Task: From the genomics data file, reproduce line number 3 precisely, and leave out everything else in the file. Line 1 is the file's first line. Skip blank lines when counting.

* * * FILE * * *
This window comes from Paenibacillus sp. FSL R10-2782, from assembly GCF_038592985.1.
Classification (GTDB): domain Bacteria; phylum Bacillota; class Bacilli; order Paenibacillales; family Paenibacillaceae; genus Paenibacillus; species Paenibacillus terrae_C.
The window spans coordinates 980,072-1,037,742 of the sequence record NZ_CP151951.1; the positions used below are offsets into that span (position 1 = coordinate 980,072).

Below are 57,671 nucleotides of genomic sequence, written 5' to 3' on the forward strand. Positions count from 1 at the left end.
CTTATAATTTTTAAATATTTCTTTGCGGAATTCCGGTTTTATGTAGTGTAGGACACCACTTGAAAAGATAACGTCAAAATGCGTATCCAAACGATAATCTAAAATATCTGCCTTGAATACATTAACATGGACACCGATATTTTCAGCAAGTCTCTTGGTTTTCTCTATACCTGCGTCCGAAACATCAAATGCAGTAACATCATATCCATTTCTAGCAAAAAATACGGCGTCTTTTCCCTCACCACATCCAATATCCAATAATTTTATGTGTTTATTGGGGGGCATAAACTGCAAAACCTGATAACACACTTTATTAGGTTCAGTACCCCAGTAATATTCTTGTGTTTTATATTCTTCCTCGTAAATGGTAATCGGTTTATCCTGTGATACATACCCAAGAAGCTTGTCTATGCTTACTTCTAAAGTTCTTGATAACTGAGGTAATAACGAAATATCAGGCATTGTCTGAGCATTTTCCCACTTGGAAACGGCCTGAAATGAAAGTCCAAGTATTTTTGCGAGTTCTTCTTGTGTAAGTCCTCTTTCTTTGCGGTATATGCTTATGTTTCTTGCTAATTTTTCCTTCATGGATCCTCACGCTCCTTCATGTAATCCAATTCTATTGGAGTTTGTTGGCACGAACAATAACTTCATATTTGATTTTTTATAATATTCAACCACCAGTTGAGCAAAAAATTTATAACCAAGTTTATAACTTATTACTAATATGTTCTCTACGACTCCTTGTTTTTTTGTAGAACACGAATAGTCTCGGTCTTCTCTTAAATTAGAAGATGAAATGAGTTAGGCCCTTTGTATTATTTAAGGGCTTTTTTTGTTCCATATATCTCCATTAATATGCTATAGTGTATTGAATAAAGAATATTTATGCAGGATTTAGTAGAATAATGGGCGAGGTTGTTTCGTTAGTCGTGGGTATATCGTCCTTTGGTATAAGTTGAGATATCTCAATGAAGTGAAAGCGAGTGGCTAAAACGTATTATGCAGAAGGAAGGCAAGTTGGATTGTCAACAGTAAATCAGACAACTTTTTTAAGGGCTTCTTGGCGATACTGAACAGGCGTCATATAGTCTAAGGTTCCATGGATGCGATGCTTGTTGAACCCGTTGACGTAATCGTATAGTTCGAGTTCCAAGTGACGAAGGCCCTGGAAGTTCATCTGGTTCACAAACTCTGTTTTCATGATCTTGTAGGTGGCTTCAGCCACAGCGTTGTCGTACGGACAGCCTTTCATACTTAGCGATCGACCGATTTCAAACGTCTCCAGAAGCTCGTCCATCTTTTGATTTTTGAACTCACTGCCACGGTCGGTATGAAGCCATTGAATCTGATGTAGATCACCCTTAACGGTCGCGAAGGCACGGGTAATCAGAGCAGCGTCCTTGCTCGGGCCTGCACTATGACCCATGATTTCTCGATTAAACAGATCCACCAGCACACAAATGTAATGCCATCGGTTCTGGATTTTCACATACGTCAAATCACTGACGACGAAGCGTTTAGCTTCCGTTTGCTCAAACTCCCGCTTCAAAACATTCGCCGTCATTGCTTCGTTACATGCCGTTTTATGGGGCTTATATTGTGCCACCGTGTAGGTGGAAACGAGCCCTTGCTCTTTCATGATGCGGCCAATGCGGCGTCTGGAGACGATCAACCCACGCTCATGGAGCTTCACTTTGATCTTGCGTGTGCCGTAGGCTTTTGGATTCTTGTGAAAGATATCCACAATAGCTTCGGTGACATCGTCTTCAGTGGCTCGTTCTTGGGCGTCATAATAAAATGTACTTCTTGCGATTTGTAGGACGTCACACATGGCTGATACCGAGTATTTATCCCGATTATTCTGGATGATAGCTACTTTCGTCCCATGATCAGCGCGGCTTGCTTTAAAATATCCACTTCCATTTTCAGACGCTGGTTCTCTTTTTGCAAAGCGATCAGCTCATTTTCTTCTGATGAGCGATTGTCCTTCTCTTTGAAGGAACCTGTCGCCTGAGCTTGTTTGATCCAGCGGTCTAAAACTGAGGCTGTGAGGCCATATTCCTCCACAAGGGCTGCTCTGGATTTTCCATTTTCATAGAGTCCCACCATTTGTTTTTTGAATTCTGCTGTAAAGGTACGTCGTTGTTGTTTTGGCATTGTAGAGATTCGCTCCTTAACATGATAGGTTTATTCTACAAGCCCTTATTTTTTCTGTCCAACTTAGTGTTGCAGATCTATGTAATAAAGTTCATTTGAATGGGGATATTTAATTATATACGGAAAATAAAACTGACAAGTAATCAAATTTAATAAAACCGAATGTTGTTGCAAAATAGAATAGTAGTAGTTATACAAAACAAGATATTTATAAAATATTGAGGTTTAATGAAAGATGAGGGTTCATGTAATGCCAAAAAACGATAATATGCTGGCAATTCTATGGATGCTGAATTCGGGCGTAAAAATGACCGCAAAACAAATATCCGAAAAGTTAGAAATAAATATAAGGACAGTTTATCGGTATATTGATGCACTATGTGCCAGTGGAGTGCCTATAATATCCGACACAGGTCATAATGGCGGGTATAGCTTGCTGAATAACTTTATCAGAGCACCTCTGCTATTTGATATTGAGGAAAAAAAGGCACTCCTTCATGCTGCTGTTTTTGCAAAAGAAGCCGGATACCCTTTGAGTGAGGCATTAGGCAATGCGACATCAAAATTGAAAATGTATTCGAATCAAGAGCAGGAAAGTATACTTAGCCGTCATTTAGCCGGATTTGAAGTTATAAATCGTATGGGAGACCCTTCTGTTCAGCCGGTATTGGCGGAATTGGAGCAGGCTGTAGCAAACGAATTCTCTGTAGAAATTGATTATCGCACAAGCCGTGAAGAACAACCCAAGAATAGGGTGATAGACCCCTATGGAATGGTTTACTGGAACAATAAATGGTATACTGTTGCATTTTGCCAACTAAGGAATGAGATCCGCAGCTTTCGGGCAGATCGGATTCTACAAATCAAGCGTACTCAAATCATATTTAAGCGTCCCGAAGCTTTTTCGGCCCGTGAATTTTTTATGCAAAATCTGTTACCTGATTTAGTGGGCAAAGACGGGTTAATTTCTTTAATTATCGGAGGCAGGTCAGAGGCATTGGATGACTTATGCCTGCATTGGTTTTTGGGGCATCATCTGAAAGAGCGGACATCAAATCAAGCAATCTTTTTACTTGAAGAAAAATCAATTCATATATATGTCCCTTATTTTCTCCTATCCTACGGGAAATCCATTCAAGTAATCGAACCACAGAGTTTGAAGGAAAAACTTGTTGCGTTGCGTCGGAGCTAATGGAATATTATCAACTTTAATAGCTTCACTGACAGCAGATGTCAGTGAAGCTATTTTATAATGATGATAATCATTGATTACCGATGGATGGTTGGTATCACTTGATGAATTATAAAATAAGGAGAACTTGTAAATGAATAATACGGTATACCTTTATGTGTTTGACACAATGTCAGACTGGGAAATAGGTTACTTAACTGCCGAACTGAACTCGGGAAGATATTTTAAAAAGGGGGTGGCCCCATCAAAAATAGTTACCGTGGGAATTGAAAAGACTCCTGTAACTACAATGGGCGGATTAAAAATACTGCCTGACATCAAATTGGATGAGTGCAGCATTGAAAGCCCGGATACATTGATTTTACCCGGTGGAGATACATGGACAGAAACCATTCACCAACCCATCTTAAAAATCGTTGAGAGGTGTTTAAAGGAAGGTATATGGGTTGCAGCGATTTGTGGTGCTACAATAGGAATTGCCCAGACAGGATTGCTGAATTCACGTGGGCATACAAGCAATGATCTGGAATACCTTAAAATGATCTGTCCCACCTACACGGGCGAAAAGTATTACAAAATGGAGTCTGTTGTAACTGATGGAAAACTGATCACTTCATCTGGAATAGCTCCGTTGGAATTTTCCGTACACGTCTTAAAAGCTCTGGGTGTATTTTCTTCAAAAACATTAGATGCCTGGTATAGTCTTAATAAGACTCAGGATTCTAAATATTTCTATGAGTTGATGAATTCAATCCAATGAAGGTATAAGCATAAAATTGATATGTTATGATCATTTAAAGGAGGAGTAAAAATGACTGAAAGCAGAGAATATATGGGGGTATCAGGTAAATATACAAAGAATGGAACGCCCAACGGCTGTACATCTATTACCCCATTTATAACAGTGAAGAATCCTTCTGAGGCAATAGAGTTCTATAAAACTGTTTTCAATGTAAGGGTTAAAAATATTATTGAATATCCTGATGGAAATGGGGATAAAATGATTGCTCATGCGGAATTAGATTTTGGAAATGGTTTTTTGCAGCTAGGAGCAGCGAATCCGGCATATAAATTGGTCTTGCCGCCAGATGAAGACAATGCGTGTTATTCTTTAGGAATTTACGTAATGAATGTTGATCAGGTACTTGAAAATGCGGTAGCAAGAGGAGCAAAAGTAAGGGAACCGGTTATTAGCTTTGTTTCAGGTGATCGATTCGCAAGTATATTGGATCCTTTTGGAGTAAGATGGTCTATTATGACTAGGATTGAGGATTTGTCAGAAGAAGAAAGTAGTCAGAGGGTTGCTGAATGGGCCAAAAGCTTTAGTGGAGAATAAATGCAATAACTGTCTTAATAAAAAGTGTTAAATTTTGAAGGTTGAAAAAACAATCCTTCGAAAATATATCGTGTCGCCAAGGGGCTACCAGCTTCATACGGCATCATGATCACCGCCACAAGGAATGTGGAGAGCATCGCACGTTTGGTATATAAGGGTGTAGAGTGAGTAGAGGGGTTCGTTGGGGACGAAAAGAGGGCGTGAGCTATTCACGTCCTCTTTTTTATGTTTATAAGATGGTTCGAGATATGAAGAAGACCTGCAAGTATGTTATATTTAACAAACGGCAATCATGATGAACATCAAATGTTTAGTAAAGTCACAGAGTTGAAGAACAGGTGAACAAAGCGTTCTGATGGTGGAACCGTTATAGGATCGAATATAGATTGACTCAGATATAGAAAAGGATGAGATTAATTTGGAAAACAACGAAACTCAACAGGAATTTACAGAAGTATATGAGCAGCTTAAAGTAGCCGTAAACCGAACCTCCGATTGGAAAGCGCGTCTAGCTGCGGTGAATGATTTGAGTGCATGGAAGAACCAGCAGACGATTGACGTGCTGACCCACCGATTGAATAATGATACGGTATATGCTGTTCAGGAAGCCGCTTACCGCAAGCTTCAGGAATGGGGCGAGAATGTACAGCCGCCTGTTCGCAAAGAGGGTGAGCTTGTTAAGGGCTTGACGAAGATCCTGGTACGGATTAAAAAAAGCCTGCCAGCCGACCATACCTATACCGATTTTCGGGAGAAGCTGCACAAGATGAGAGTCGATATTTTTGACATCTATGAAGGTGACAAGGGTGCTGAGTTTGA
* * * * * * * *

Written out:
The window spans coordinates 980,072-1,037,742 of the sequence record NZ_CP151951.1; the positions used below are offsets into that span (position 1 = coordinate 980,072).